Bladder stones in children

In some parts of Asia, smooth stones, up to 5 cm in diameter, form in the bladders of underprivileged children (mainly boys). Even an infant may suffer from them. In India a third of all urinary problems in childhood are caused by bladder stones. Why they form is far from clear, because the kidneys of these children show no special tendency to form them. When you have removed a bladder stone, it is unlikely to recur.

A child's mother will say that he cries every time he passes urine, and pulls at his penis as he tries to relieve his pain. Frequency and strangury make his life unbearable; sometimes he passes blood. Other symptoms include: interruption of the stream, frequency, dysuria, and suprapubic pain.

There are few physical signs. His bladder may be distended, and his foreskin red and swollen from being pulled on. You may be able to feel the stone when you examine him rectally. It is likely to be made of urates, but it will probably contain enough calcium for you to see it on an X-ray.

Removing a stone from the bladder of a child is not too difficult. When you have done so, there is no need to drain his bladder with a catheter, either suprapubically or through his urethra[md]if you have sutured it securely.

ASHVIN (3 years) had repeated urinary infections which had been treated with antibiotics on many occasions, but his symptoms always returned. He then saw another doctor, who remembered that repeated urinary infections in children should always be investigated, so he X-rayed Ashvin's bladder and was surprised to see a large stone. At operation, the stone was difficult to remove, and appeared to be lying in a diverticulum. Afterwards he had no more urinary infections. LESSON Don't forget the possibility of stones in children, especially if you are in a high-stone area.

CHILDREN'S BLADDER STONES ANAESTHESIA. Give the child a general anaesthetic (A 18.3). A relaxant is helpful. Ketamine, tracheal intubation, and relaxants (A 8.5).

PREPARATION. As soon as he is asleep, prepare his lower abdominal wall, thighs and genitalia, and drape him. If you are new to this kind of surgery, distend his bladder with water before you start, so that you can find it more easily. Pass a small plain catheter; then, using a 20 or 50 ml syringe, inject 100 to 200 ml of water into his bladder, depending on his size.

INCISION. Make a midline skin incision, starting at his symphysis pubis and extending up to a point 5 cm below his umbilicus. Reflect the skin flaps 1 cm on either side.

Divide his linea alba strictly in the midline, without entering his peritoneal cavity. Keeping his umbilicus in view to help you stay in the midline, make a vertical incision through the whitish aponeurotic fibres of his linea alba. Continue the incision down to his symphysis pubis, where you will meet his pyramidalis muscle on each side. With a sponge on a holder, gently push his rectus muscles laterally, so that you can see his posterior rectus sheath. Insert a small self-retaining retractor to keep his rectus muscles apart.

Feel for his distended bladder: it should be easily palpable as it rises out of his pelvis. Using a sponge, or your index finger, gently break down the thin layer of his posterior rectus sheath, and open his retropubic space. At the same time displace his peritoneum, so that you don't enter his peritoneal cavity. You should now be able to feel and see his distended bladder.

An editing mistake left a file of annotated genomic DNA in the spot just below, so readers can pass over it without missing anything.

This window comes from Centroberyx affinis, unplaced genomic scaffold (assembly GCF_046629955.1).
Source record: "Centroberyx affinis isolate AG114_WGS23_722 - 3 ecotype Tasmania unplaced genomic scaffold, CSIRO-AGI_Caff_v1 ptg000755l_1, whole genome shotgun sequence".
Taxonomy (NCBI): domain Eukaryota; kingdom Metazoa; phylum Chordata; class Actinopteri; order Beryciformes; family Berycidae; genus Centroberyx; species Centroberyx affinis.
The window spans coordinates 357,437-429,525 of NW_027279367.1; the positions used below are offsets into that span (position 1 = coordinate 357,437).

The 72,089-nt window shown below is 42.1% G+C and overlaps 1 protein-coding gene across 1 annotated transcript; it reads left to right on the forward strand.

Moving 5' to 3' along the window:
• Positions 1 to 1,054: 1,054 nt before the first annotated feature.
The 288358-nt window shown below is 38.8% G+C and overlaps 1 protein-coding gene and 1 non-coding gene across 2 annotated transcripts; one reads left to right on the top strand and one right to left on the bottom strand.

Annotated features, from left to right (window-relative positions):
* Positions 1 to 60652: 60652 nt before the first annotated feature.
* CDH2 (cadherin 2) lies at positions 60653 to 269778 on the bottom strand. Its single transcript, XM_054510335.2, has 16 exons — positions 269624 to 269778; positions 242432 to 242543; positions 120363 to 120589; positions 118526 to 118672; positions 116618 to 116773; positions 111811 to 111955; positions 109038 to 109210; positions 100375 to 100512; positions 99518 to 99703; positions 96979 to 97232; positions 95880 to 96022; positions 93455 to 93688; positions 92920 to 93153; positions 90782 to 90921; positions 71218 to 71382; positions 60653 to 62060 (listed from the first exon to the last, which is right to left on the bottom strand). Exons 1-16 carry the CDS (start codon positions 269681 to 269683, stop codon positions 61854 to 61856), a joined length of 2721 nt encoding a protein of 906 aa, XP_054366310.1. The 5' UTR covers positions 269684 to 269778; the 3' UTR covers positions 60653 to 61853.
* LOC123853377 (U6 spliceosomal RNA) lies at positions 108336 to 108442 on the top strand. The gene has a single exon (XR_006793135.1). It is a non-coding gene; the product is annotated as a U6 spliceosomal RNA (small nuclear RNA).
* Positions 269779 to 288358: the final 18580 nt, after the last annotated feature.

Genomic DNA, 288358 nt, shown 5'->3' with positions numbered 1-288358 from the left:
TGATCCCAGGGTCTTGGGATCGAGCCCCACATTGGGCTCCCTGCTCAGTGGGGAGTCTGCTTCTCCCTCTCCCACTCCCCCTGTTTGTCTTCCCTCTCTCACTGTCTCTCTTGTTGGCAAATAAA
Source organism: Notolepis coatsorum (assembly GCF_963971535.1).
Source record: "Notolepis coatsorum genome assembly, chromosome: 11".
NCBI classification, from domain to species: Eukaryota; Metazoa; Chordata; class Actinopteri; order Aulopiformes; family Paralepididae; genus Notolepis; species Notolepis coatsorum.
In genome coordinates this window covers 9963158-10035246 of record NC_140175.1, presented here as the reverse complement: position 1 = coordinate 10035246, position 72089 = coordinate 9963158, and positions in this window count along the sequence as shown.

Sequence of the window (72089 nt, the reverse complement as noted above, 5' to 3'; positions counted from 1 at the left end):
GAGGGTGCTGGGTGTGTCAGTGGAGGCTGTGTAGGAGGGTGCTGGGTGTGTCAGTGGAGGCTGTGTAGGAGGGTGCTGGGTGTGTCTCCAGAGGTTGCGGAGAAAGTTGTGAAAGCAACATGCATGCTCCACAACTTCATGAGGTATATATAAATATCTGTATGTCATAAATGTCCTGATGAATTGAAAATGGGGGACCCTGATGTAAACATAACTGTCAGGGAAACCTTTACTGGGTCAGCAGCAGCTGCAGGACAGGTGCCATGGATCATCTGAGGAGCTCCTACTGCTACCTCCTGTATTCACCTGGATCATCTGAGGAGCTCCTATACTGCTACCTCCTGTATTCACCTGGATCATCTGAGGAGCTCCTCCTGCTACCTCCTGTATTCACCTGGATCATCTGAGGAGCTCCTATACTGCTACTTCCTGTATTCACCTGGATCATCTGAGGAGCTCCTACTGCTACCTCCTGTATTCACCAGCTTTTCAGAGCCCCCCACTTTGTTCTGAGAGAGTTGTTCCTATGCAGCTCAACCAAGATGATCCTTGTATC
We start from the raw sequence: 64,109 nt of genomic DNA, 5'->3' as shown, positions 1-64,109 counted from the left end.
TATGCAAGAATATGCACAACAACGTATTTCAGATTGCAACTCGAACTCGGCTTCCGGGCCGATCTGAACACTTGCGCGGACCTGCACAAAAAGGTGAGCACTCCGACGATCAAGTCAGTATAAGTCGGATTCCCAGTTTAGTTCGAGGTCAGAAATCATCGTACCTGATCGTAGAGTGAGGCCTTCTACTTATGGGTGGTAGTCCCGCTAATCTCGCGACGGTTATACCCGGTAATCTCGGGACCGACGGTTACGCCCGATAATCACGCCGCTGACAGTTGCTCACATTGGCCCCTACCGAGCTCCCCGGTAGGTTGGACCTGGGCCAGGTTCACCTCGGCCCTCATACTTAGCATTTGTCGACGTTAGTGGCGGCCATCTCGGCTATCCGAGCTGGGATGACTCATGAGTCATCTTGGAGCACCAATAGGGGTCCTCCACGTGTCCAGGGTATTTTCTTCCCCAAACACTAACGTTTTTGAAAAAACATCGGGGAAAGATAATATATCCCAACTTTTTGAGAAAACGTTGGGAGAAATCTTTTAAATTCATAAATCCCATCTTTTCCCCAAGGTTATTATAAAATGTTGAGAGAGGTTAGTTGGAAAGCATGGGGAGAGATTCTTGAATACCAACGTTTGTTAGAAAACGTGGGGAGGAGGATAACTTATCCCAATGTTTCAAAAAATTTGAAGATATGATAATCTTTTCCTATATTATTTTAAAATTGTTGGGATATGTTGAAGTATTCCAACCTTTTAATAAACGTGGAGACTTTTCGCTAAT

Insert stay sutures, and apply a haemostat on each side of the midline at the most easily accessible part of his bladder. This will prevent it slipping away. Get the sucker ready. Then with a scalpel, or cutting diathermy, make a 2 cm incision in the bladder wall, between the two stay sutures. Water will squirt out.

With your index finger, feel through the hole in his bladder for the stone. Remove it with stone forceps or a sponge-holder. If the hole is not big enough, enlarge it. Having removed one stone, feel again to make sure that he has not got another one.

Close his bladder carefully with continuous 3/0 chromic catgut or ''Dexon' on an atraumatic needle. Include all layers, and make the bites not more than 5 mm apart. The longer the incision, the more care you need in closing it.

CAUTION ! Make a small stab incision just beside the wound and insert a small soft rubber drain down to the suture line. Dont't forget to do this. Even if you think you have closed his bladder securely, it may still leak. If urine extravasates, it may cause a serious cellulitis.

Sew up his linea alba with 2/0 catgut. Make sure that you have controlled all bleeding, and then close his skin. If you think that his bladder may leak, or if you have had to make a large incision, insert a Foley catheter and connect this to a bedside drainage bottle for 4 to 5 days. Otherwise, don't insert one. Some surgeons always insert a small suprapubic catheter and use it for a trial of voiding.

POSTOPERATIVELY, he will probably pass urine without difficulty later that day. If urine leaks through the suprapubic drain, insert a urethral catheter, and leave it there for a few days. Otherwise, remove his suprapubic drain after 3 to 4 days. He is unlikely to get another stone, but his siblings may.

Fig. 23-21 CLOSING THE BLADDER IN TWO LAYERS. This is the standard way of closing the bladder in adults. In a child you can usually use a single layer. A, and B, use continuous or interrupted plain or chromic 2/0 or 3/0 catgut sutures on an atraumatic round-bodied needle. Don't use non-absorbable sutures because they may be the focus of stone formation. C, if his bladder is very thin and weak, close it with figure of eight sutures like this. After Blandy J, ''Operative Urology', Figs. 8.10 and 8.11. Blackwell Scientific Publications, with kind permission.